Cancer Grand Challenges was founded by the two largest funders of cancer research in the world – Cancer Research UK and the National Cancer Institute in the US. Every two years, they work with the global research community to identify some of the most complex problems in cancer research – those which, if solved, could make the biggest difference to progress. The full awards offer $25m of funding to world-class teams that unite researchers from across disciplines and nations to think differently and, ultimately, to change outcomes for people with cancer.
In March 2023, nine challenges were announced, and researchers were invited to build their teams and submit an expression of interest. Out of 178 applications, team decrypTEd has been selected as one of the 12 shortlisted teams. DecrypTEd unites researchers across Switzerland, France, the US and the UK, including Dr Deniz and Dr Werner at the Barts Cancer Institute. The shortlisted teams have been awarded £30,000 of seed funding to further develop their ideas and build their full applications in the hope of being selected for the full award.
Team decrypTEd is an international collaboration led by Professor Didier Trono at the École Polytechnique Fédérale de Lausanne in Switzerland. Together, the investigators aim to take on the challenge of understanding retrotransposable elements – segments of genetic code with the ability to jump around to different locations in our DNA. These elements, some originating from retroviruses, integrated into our genetic codes millions of years ago and today comprise more than half of our entire genome. Ordinarily, these pieces of DNA are either kept silent or are adopted by our cells to carry out specific functions. However, when a normal cell begins to transform into a cancer cell, these silent elements can suddenly become reactivated, which can destabilise the genome and accelerate the development of cancer.
Until recently, we didn't have the tools to study retrotransposable elements to truly understand how they contribute to cancer. But now, team decrypTEd plans to harness the latest tools and technology to interrogate how these sequences drive cancer evolution. By combining expertise from across evolutionary biology, cancer genomics, virology, bioinformatics, mathematics and clinical research, the team aims to create an incredibly detailed atlas of transposable elements and their regulators and define their roles in tumour evolution. This ambitious project seeks to demystify an aspect of cancer biology that has remained poorly understood, which could, in future, offer new opportunities for the development of therapies that stop retrotransposable elements from contributing to cancer development.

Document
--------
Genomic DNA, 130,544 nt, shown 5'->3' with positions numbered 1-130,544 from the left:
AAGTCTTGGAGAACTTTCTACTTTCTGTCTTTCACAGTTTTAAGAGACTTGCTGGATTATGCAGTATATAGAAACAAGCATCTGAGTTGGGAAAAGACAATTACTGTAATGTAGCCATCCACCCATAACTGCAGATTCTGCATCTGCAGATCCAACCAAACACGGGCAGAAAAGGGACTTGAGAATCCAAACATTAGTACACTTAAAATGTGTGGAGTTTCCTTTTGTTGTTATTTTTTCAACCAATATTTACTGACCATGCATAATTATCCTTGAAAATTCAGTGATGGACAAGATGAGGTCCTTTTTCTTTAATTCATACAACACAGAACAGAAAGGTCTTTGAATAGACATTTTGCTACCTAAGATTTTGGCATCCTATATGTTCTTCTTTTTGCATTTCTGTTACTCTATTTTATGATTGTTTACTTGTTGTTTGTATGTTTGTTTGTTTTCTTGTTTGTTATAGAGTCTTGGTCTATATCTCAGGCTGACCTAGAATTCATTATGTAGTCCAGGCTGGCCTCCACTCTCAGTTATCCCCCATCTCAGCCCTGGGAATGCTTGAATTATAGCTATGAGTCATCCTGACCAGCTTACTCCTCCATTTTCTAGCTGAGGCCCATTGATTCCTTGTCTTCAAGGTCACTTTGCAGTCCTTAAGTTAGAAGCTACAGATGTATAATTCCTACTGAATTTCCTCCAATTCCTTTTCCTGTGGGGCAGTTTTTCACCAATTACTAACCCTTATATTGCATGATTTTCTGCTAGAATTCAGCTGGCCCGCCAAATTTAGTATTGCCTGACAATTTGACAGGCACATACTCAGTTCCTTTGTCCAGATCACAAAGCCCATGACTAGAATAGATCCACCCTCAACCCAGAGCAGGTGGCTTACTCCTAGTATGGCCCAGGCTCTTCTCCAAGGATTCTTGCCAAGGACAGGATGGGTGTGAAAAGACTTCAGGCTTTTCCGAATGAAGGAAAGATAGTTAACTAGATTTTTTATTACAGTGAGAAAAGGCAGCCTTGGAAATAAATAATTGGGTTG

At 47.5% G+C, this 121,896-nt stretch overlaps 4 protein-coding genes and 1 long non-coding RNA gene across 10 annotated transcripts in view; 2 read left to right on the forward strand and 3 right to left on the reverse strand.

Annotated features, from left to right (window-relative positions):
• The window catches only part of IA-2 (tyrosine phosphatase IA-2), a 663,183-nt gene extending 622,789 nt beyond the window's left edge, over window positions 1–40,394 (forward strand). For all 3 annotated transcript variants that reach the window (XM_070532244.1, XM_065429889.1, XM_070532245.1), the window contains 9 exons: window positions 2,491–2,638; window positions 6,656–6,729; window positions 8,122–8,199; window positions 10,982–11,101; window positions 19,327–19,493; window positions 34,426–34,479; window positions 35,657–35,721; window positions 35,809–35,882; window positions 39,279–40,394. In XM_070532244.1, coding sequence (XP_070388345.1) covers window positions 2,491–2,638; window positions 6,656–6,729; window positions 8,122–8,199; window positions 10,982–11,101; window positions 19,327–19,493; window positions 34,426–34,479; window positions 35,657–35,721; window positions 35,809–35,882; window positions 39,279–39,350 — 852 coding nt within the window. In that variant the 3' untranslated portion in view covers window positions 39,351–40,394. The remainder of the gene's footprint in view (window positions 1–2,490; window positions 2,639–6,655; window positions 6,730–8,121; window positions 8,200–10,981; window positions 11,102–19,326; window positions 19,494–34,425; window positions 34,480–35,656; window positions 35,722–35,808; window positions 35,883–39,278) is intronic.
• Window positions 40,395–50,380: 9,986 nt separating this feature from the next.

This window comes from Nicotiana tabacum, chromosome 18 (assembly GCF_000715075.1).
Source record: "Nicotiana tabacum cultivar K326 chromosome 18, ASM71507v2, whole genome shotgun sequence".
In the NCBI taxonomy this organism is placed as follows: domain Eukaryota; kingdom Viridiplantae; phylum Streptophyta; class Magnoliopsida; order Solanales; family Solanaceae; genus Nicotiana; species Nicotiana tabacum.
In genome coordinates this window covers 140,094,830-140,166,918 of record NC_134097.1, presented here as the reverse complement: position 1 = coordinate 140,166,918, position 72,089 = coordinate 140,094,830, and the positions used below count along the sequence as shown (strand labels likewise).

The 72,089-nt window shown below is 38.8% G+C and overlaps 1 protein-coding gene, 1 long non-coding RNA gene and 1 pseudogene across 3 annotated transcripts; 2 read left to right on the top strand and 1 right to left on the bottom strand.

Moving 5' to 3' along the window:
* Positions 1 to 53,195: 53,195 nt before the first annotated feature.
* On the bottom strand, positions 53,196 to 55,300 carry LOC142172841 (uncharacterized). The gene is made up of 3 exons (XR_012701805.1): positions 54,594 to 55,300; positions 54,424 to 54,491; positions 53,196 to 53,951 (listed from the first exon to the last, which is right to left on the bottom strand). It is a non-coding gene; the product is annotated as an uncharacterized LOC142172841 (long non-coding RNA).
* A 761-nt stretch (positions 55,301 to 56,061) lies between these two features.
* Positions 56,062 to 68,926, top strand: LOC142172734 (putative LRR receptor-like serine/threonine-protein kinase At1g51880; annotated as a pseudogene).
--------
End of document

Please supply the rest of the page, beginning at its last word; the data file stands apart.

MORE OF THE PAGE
For Dr Werner, team decrypTEd represents the second time he has contributed to Cancer Grand Challenges. He is also part of an existing team called eDyNAmiC who received full funding in 2022 to study extrachromosomal DNA – DNA that exists outside of its normal chromosome packaging and is thought to help cancer to rapidly adapt and evolve.
Conversely, team decrypTEd represents Dr Deniz' first experience of operating with a Cancer Grand Challenges team. Studying retrotransposable elements in cancer is a core focus of Dr Deniz' work, so when the challenge was announced, she reached out to her current teammates to express her interest and contribute her expertise. "It's a great opportunity," she comments. "Our team brings together people who work in completely different areas – as a result, the ideas that come out of our group discussions are ones that we could never come up with alone.”
The teams will submit their full applications in October, and fully funded teams will be announced in March 2024. Until then, team decrypTEd plans to arrange to meet in person to develop their ambitious ideas.